Siem Reap's mobile magician

Siem Reap's mobile magician

081218_08_3.jpg
081218_08_3.jpg

Photo by: Jason Leahey

Princhor dives through circle of knives.

MR Princhor, magician extraordinaire, looks surprisingly at ease for someone about to launch himself through a ring of sharpened knives. But this is business as usual for the prestidigitator, who has been entertaining audiences for three years with his special blend of acrobatics, sleights of hand and death-defying stunts.

He told the Post that the circle of knives, the most dangerous trick in his act, is not only a crowd pleaser but also his own favourite.  "When the people are happy, I am happy, too," he said.  "I don't worry about getting hurt anymore."

It wasn't always so.  A thick, raised scar runs across Princhor's right bicep, a painful reminder that his line of work is not for the faint of heart.  "I cut it open during a show," he said, "trying to make the circle a little smaller, a little better." 

His wife is anxious that he will injure himself again, but for Princhor, street performance is the only option.

And that's one more option than he had when growing up in Battambang.  "I was very poor.  Like this," he said, pointing to a young fan trying to sell him a drink.  "We fished, just tried to get by." 

Then he enrolled with Phare Ponleu Selpak, an organisation that gives orphaned and poor kids skills to become successful working artists, including circus performers. Princhor discovered he had a particular affinity for magic, and a career was born, with the entire Siem Reap province now his arena.

During his show, Princhor's moves are full of staccato energy as he turns blank paper into a fistful of money, swallows ping-pong balls before pulling them out of children's pockets and produces women's lingerie out of thin air. 

With the crackling strains of Macarena urging him onward, he leaps through the ring of knives no less than a dozen times.  His wardrobe consists of nothing but a pair of sparkling black jeans, and his compact, muscled body works up a sweat as he works the crowd, making his tattoos glisten.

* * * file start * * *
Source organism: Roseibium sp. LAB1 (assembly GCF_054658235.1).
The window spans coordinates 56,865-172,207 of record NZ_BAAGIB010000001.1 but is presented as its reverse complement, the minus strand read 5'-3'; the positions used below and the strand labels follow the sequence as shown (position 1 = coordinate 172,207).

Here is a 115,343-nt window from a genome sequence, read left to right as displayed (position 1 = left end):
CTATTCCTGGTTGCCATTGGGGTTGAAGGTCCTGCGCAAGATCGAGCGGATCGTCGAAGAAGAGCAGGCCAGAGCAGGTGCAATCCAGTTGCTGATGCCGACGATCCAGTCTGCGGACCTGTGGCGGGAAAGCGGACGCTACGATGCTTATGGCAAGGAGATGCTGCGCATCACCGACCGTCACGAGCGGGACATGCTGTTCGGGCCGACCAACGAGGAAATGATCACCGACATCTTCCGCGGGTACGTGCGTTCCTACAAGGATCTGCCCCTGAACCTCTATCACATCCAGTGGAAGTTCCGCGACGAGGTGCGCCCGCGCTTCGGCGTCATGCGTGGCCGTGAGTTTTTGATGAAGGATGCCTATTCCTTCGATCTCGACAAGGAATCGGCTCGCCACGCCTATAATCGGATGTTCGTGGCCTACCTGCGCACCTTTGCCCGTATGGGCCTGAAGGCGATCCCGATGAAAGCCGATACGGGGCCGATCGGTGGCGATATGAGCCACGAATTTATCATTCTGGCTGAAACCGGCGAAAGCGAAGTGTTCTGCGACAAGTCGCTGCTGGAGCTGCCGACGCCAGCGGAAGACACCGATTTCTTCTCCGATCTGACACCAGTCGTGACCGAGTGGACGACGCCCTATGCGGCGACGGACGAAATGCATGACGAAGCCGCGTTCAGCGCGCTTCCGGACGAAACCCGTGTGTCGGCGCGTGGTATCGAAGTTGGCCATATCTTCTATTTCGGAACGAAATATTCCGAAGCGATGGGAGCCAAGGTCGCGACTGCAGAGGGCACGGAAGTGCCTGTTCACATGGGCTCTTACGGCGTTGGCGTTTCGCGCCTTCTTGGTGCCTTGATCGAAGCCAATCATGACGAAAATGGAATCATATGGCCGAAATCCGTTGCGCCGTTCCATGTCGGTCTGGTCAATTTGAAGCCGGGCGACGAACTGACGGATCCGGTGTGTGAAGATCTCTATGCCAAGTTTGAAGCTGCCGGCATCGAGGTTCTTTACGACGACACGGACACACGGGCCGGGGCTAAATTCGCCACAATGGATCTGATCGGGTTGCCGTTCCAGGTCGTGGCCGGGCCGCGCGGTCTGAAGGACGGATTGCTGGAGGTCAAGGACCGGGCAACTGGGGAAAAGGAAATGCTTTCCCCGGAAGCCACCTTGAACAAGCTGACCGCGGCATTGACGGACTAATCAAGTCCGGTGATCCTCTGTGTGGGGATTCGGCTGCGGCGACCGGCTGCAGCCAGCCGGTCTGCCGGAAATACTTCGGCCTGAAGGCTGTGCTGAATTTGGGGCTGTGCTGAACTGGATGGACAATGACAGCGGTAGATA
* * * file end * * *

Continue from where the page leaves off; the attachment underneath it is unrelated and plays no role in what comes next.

Many of the tattoos, he admits, are drawn on with marker before the show, but the one that covers most of his chest is permanent.   "I believe in spirits," Princhor said, pointing to the large sword-swallowing figure just below his breastbone.  "This one is to protect me."

Because of the danger, Princhor does want his young son to follow in his footsteps.  But he has no intention of leaving magic behind.  "There's only one job I want," he says "I could be on TV.  I could perform for all of Cambodia."

MOST VIEWED

  • Angkor Wat named as the top landmark for the second year

    Travel website TripAdvisor has named Cambodia’s ancient wonder Angkor Wat as the top landmark in the world for the second year running in their Travelers’ Choice Award 2018, an achievement Cambodian tourism operators expect will attract more tourists to the Kingdom. The website uses traveller

  • New US bill ‘is a violation of Cambodian independence’

    After a US congressmen introduced bipartisan legislation that will enact sanctions on Cambodian officials responsible for “undermining democracy” in the Kingdom, government officials and the ruling Cambodian People’s Party on Sunday said they regarded the potential action as the “violation of independence and sovereignty

  • Hun Sen detractors ‘will die’

    Prime Minister Hun Sen on Wednesday said those who curse or insult him would eventually die without a plot of land to bury their bodies after being killed by lightning, suffering the same fate as those who recently died in Thmar Baing district in Koh

  • NOCC to contest petanque, tennis axe

    The National Olympic Committee of Cambodia will lobby hard over the next few weeks for the inclusion of the Kingdom’s most productive medal-earning sport, petanque, along with vovinam and tennis after the disciplines were left out of the initial list of 30 preferred sports for